After an 11 hour overnight flight we made it to Hong Kong. We easily found a public bus to take us to our hostel but couldn't believe the heat and humidity (80%!) that hit us the second we stepped out of the airport. The views of Hong Kong Island on the hour long trip distracted from any discomfort. We then had our first experience of carrying our backpacks, fortunately only a short distance, and we were very glad to put them down in the hostel. However, finding the hostel proved quite difficult as there were no signs on the outside of the building and on the door was an official sign stating that any hostel within the building was operating illegally. Despite this warning we went straight in glad to escape the heat and discovered our hostel on the 3rd floor. Our tiny room was on the 10th floor (but at least it was en-suite and there was a lift).
After a power nap we ventured onto the streets and by this time it was much cooler. We jumped on the famous Star ferry with lots of Hong Kong commuters which took us across the bay to Kowloon. We had wonderful views of the bay out to the South China Sea, and even better, the sun just happened to be setting (very romantic).
Every night at 8pm there is a light and sound show involving all of the major skyscrapers on Kowloon and Hong Kong island waterfronts. We joined the hundreds of people on the waterfront to watch the show which is featured in the guiness book of records as the longest running permanent light show in the world (Brenda insisted on putting in this fascinating fact!). We had an hour to stroll the promenade to wait for the 18 minute show, after which we were slightly bemused by the overhyped and quite tacky show.
By this point we were starving and so headed to the chinese equivalent of McDonalds (Yoshinya) for chicken and rice with broccoli, green beans, carrot and cauliflower (so much for our concern about not getting broccoli when we ate tonnes before we left the UK!).
We overslept the next morning after a disturbed night's sleep due to the noise from a broken toliet that would not stop flushing! Fortunately Dave can do wonders to a toilet with gaffer tape to try to fix it at 3am! Anyway, we took the MTR (mass transit railway) to Lantau island which we were very impressed with. We then jumped aboard the skyrail (Ngong Ping 360 cable car) to see the Tian Tan Buddha. This was the largest cable car we have ever been on (it took half an hour end to end) and the views were fantastic. We then walked up some very steep steps in the rain to see the big Buddha. This was built in the early 1990s and is the largest seated open air Buddha in the world and very impressive with that despite the showers. After our hard work on the stairs we went to the nearby Po Lin monastery for a peaceful lunch of noodles, dim sum and green tea in their gardens.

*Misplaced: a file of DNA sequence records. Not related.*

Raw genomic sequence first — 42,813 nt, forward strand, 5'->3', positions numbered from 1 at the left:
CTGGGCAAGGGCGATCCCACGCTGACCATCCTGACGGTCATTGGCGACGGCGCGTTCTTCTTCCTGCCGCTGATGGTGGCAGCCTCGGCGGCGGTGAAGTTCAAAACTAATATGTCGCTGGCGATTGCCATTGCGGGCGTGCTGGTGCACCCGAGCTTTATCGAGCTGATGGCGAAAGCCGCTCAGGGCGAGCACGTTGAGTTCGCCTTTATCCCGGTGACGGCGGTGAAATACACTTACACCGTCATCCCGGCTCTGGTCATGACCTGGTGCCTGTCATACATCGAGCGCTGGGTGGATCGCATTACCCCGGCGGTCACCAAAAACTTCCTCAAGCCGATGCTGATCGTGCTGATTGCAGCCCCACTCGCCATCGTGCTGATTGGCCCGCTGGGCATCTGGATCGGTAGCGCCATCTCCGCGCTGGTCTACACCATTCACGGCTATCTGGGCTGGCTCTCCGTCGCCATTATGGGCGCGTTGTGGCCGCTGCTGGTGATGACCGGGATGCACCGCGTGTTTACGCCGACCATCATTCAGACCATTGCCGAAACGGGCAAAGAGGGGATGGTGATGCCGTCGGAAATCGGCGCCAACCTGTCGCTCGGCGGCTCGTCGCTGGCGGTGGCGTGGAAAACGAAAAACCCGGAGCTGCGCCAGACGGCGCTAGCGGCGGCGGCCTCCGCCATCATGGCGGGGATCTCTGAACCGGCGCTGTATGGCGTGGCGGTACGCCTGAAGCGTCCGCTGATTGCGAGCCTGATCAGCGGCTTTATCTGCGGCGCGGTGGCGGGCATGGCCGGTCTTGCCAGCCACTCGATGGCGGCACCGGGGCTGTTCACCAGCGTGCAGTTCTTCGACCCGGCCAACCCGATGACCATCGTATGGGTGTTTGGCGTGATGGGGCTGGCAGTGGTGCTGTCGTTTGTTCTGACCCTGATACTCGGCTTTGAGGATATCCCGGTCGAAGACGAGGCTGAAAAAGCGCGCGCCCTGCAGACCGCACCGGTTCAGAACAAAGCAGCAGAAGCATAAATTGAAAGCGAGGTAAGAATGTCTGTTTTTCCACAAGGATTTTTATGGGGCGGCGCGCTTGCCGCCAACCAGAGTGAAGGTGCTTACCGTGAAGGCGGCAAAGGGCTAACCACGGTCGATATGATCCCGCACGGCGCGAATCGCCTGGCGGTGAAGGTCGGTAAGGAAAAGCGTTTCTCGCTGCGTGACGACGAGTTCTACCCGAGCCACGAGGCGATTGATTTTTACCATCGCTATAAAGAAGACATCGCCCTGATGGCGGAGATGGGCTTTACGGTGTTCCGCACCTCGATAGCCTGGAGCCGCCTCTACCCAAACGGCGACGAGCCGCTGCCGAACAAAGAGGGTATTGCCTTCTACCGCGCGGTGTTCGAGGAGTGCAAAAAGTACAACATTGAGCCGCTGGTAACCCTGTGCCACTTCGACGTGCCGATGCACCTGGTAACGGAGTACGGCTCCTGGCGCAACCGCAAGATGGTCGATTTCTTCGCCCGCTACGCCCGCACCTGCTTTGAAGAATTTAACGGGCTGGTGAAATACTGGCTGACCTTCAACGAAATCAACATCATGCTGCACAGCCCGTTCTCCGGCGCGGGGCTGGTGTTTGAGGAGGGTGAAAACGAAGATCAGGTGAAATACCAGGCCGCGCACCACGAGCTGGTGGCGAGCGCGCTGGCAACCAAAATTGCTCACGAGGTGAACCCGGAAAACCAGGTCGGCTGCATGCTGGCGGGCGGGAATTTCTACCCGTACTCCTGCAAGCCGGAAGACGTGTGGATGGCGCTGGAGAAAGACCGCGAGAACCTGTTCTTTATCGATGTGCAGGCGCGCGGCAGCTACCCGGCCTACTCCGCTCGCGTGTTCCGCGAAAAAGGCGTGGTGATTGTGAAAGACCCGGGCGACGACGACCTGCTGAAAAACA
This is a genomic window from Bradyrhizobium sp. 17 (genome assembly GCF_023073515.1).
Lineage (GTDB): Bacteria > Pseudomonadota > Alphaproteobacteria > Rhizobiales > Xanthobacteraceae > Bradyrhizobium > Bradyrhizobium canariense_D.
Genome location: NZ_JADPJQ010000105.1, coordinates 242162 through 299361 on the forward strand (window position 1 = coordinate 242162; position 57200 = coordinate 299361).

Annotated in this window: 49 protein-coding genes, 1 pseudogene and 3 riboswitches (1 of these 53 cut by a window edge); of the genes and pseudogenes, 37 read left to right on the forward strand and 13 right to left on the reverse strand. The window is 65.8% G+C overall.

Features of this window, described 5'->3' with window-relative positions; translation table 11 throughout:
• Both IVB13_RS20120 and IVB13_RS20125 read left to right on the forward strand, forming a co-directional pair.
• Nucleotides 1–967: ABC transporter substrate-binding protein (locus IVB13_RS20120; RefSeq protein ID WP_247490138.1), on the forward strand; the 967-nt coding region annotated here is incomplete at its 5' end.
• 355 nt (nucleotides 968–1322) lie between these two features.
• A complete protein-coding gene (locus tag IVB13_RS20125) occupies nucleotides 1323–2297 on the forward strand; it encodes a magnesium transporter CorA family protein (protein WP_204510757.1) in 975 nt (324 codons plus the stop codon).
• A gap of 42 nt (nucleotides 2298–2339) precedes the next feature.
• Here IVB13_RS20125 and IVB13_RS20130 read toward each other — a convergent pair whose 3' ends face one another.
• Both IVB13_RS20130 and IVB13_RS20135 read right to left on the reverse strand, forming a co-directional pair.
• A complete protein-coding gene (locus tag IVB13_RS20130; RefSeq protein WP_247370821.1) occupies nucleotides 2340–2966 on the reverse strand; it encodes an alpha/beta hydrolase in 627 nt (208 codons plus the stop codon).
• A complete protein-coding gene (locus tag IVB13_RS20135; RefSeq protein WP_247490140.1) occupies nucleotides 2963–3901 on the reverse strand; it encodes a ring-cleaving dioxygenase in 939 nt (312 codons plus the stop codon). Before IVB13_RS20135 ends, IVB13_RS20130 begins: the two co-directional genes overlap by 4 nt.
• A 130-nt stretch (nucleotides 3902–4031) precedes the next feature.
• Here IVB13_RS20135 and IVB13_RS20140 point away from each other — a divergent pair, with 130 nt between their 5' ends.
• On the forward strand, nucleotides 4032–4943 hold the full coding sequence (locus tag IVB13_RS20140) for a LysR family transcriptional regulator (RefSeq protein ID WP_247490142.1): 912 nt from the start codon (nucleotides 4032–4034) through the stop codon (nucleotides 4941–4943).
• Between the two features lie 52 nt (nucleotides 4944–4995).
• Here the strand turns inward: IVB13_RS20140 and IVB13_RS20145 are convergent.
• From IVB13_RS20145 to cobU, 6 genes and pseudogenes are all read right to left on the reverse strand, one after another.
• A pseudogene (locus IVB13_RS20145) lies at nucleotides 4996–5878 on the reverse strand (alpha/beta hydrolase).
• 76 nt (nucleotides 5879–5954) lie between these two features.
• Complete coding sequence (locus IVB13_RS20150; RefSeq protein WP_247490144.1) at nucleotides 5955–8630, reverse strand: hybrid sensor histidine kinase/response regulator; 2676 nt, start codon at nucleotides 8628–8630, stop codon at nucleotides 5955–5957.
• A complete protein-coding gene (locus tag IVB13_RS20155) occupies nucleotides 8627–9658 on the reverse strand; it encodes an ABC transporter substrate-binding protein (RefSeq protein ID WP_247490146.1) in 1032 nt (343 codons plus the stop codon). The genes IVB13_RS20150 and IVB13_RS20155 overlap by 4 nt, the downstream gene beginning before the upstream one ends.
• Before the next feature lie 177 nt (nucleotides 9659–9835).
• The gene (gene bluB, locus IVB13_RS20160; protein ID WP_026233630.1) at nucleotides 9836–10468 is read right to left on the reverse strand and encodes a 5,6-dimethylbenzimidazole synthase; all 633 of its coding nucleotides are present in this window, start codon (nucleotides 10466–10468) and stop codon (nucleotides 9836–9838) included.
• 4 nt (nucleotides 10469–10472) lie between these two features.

In the afternoon we decided to check out some markets. First up, Goldfish Street, where they sell....goldfish! As well as cats, rabbits, lobsters, turtles, crabs.....etc etc, anything that moves really as a pet. Next to this was Flower market street with some beautiful lotus flowers that came out well on the camera. Finally, the bird garden, where you can buy pet birds (apparently they feed them locusts with chopsticks but we didn't see this!).
Despite the funny smell of the markets we were hungry so we went to another night market to get some dinner. The Temple Street market was bustling with street traders and street restaurants with various seafood-to-be in buckets swimming about. We ate at one of these but didn't fancy the sea snails offered and went for boring chicken and pork instead, maybe snails next time!
On our final day in Hong Kong we took the peak tram to Victoria Peak but had to laugh at an American tour group who were panicking because they couldn't work out how to get off the tram as their guide had just got off and left them - there was only one door to choose from!!! Anyway, we enjoyed the misty view over Hong Kong and went for a walk through the former Governor's gardens. After this we sadly made our way back to the hostel to collect our bags for the airport.
Hong Kong is crowded, noisy, hot and humid but equally there is lots to see and do and was a fascinating city to explore, we both loved it and are thinking of returning again one day (when we have money!).
From Hong Kong we fly to Cairns via Brisbane and are looking forward to updating you on our Queensland campervan exploits!
PS: we have put our photos into an album for you all to see on this website.
Love, David & Brenda xxx
Elen Sounds delightful! I bet you were glad that you could leave your bags in the hostel whilst climbing the stairs up to the Buddha, they look really steep! Hope Australia's nice, I hear spring has sprung (much to my dismay as it means autumn here) over there :-)
Michelle Hi Brenda and Dave, Hong Kong looks amazing. I love your photos, I really want my very own 'Weird blue cat'. Have fun in Australia :-)
Brenda and David Spring has definitely sprung but cool at night but luckily no jellyfish yet! Will update our blog very soon! Hope you guys are well.